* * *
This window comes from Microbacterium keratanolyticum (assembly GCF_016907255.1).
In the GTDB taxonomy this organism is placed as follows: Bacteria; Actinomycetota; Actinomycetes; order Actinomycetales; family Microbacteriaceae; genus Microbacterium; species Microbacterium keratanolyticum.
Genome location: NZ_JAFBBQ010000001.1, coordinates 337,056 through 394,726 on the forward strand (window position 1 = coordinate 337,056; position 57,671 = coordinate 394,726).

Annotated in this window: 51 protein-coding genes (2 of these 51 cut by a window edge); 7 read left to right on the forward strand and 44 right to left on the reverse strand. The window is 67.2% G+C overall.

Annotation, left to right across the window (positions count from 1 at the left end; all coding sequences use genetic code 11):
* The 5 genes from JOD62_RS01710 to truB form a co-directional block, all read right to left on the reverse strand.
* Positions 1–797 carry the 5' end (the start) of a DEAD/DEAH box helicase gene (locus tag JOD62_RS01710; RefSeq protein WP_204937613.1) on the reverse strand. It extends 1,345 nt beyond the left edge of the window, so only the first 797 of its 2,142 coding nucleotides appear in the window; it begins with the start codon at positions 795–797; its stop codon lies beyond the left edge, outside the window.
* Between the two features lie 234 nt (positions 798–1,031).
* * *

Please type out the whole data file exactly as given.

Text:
This window comes from Microbacterium keratanolyticum (assembly GCF_016907255.1).
In the GTDB taxonomy this organism is placed as follows: Bacteria; Actinomycetota; Actinomycetes; order Actinomycetales; family Microbacteriaceae; genus Microbacterium; species Microbacterium keratanolyticum.
Genome location: NZ_JAFBBQ010000001.1, coordinates 337,056 through 394,726 on the forward strand (window position 1 = coordinate 337,056; position 57,671 = coordinate 394,726).

Annotated in this window: 51 protein-coding genes (2 of these 51 cut by a window edge); 7 read left to right on the forward strand and 44 right to left on the reverse strand. The window is 67.2% G+C overall.

Annotation, left to right across the window (positions count from 1 at the left end; all coding sequences use genetic code 11):
* The 5 genes from JOD62_RS01710 to truB form a co-directional block, all read right to left on the reverse strand.
* Positions 1–797 carry the 5' end (the start) of a DEAD/DEAH box helicase gene (locus tag JOD62_RS01710; RefSeq protein WP_204937613.1) on the reverse strand. It extends 1,345 nt beyond the left edge of the window, so only the first 797 of its 2,142 coding nucleotides appear in the window; it begins with the start codon at positions 795–797; its stop codon lies beyond the left edge, outside the window.
* Between the two features lie 234 nt (positions 798–1,031).